# install expressjs
npm install express

# run the expressjs server
node app.js

And you can now view the html page from your browser at http://localhost:3000/index.html

Run the Protractor tests

And finally we’ll create our protractor tests and run it against the directive.

// click-toggle-class_spec.js

describe('click-toggle-class', function() {
  it('adds the class on click when it did not previously have the class', function() {
    var el = element(By.css('div'));
  it('removes the class on click when it previously had the class', function() {
    var el = element(By.css('div'));

    // first add the class by performing a click

    // now click again and confirm the class has been removed

Our Protractor config file will look like this:

// protractor.conf.js

exports.config = {
  specs: [ 'click-toggle-class_spec.js' ],
  capability: { browserName: 'chrome' },
  baseUrl: 'http://localhost:3000/index.html'

And we can now run our Protractor tests with the following command:

protractor protractor.conf.js


As you can see, it’s not completely straightforward to run Protractor tests against a standalone directive. But with the help of ExpressJS and creating a minimal website to run the directive, it is possible.

Add Comma Separated Thousands to Number Inputs in AngularJS

AngularJS provides the number and currency filters to automatically format numbers with comma thousands separators. But these filters don’t work when you want to format a number within an input text box.

Ideally you will want to show the comma thousands separators to start with, and remove them when the input box gains focus. I couldn’t find any directive that already did this, so I created the fcsa-number directive to provide this functionality. I also added a few validations that can be applied to it as well.

Here’s a few examples of what the directive does and the validations it provides:

If you want to use it on your site, just follow the installation instructions in the Readme file on the project’s Github site.

Validate and Format Numbers in AngularJS

When I want to provide a number input box with basic validation and formatting in an AngularJS app, I have found the default way to be lacking. The default way to is to declare an input element with a number type: <input type="number" />. However, I want to automatically add commas as thousands separators, and I want to validate no more than 2 decimals are entered for currency fields. Both of these are not possible with the the default way.

So I created the FCSA Number directive that provides this functionality. (view on Github)

Here’s a quick demo of the available validations and formatting provided by the directive.

To use it on your site

Install it on your site either with bower: bower install angular-fcsa-number

Or install it manually by copying src/fcsaNumber.js from the Github project into your project.

And make sure to reference the src/fcsaNumber.js in your JavaScript files.

Then add the fcsa-number module as a dependency to you Angular app.

angular.module('yourApp', ['fcsa-number']);

And finally add the fcsa-number attribute to textboxes you want to have validated and formatted with thousands separators.

<input type='text' ng-model='company.employeeCount' fcsa-number />

When an invalid number is entered by the user, the form and control will become invalid and the fcsa-number-invalid class will be added to the text box.

Run Protractor Tests in Parallel

My team has been using Protractor for our end to end tests for a couple months now, and the amount of time the test suite takes to finish has grown as we add more tests. So we started looking for ways to speed our tests up. We already have a Selenium grid running with a few browser instances connected to it. Ideally we would like to split the tests out to be ran in parallel among the browser instances in the grid.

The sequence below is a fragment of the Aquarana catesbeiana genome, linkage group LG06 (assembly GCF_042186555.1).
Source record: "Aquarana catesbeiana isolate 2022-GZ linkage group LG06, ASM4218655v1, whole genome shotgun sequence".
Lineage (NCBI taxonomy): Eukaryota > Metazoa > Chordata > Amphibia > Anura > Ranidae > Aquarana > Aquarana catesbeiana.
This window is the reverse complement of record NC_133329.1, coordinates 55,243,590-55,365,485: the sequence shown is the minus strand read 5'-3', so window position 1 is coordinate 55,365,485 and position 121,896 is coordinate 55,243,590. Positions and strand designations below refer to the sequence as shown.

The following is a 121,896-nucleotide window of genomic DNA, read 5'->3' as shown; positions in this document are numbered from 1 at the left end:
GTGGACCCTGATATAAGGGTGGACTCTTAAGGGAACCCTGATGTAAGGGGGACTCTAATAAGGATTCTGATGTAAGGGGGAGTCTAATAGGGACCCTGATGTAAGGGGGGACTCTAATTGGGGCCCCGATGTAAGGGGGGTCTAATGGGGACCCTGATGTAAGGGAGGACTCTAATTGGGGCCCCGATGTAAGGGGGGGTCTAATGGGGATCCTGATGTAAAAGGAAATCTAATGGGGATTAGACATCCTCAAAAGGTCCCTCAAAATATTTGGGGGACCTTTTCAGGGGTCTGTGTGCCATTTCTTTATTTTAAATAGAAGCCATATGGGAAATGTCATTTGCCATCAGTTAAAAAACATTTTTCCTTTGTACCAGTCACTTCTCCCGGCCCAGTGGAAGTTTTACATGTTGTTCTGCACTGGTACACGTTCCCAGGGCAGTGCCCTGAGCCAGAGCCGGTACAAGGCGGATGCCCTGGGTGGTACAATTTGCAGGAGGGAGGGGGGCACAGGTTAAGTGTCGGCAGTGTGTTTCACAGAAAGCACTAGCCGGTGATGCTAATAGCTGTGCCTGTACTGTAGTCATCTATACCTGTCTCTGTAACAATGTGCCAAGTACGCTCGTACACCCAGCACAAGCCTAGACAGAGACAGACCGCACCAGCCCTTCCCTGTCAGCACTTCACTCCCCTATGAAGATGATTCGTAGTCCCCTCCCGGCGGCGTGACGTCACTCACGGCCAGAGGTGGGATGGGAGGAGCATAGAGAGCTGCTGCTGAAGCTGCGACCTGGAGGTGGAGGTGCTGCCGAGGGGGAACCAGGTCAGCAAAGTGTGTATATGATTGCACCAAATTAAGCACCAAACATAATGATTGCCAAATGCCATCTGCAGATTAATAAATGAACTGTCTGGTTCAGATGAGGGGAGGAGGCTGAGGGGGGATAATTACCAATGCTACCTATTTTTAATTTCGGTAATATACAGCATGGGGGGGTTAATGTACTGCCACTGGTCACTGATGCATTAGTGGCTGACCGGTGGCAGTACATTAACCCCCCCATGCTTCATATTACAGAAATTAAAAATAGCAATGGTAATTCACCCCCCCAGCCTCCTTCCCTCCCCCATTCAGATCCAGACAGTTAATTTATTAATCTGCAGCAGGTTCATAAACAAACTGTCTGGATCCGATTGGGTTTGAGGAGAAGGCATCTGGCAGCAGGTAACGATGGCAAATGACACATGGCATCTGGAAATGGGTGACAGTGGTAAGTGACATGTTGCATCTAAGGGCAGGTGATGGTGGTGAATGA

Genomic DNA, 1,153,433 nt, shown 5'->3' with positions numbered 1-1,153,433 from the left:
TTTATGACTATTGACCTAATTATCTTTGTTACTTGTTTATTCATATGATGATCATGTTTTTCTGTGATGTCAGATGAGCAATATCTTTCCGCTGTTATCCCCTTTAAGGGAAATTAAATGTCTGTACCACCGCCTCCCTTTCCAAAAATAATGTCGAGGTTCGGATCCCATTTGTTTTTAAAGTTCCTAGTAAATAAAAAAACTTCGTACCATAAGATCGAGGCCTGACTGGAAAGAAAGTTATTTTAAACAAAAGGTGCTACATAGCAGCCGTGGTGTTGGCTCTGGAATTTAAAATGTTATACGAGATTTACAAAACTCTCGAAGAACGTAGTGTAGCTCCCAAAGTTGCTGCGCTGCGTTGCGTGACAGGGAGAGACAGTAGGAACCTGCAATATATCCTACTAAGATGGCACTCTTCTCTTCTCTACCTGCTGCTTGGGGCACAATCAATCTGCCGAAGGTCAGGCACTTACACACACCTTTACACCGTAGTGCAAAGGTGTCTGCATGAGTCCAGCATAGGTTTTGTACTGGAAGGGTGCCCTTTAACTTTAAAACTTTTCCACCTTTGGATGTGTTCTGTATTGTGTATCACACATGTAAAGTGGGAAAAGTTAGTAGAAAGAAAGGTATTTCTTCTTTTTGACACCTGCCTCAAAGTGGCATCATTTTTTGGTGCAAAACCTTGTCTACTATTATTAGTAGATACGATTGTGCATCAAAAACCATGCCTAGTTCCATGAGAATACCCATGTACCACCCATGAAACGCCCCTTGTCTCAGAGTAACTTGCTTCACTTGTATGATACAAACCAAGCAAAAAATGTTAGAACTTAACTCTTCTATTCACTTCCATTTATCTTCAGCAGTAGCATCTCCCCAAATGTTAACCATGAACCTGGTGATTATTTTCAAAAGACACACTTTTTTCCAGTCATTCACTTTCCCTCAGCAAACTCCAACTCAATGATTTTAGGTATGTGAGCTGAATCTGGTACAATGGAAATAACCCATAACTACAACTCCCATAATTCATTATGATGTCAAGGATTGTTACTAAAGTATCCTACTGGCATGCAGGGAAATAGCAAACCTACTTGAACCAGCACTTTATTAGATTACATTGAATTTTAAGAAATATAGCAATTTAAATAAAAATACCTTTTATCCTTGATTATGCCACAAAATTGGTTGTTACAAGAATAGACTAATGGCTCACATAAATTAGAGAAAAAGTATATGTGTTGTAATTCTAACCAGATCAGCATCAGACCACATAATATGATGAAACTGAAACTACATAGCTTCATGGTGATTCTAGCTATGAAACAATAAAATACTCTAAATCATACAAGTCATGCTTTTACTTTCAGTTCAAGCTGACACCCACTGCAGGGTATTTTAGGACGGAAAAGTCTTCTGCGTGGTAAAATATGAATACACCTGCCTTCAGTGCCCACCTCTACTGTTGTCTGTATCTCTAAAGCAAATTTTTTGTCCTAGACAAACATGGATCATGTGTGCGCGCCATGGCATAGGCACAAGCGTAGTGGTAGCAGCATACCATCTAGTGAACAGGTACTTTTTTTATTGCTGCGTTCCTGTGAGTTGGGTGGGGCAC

The first configuration setting we tried was setting the count within the capabilities section of the configuration file.

exports.config = {
  capabilities: {
    browserName: 'chrome',
    count: 2

  /* ... more protractor config values ... */

We ran Protractor and noticed both browser instances ran the tests. But after closer examination, we realized each browser instance was running all the tests. So the tests were being ran in parallel, but it wasn’t saving us any time because each test was ran twice.

I then dug into the source code for protractor in Github and found an example configuration file with comments about each setting. The comment for the count setting confirmed what we were seeing: ‘Number of times to run this set of capabilities (in parallel, unless limited by maxSessions)’. I continued reading the example configuration file and found what I was looking for right below the count setting.

The comment for shardTestFiles reads: ‘If this is set to be true, specs will be sharded by file (i.e. all files to be run by this set of capabilities will run in parallel). Default is false.’

So then I updated my config to the following and ran Protractor again.

exports.config = {
  capabilities: {
    browserName: 'chrome',
    shardTestFiles: true

  /* ... more protractor config values ... */

However, this time only one browser instance ran the tests. They were not sharded between the 2 browser instances connected to the Selenium grid.

I went back to the example config file and then found the maxInstances setting, and read its comment that said this is only needed if shardTestFiles is true. So I added maxInstances to the config and ran Protractor again.

exports.config = {
  capabilities: {
    browserName: 'chrome',
    shardTestFiles: true,
    maxInstances: 2

  /* ... more protractor config values ... */

And this time the test files were successfully sharded between the 2 browser instances.

Our tests were taking around 3 minutes to complete when they weren’t split up, and then they took around 2 minutes to complete after we split them among 2 browsers. So we weren’t able to realize a 50% reduction in the overall test time by splitting the tests between two browsers, but our overall test time was significantly improved.


The shardTestFiles configuration was introduced in version 0.24. So if you’re running an earlier version then your test files will not be sharded.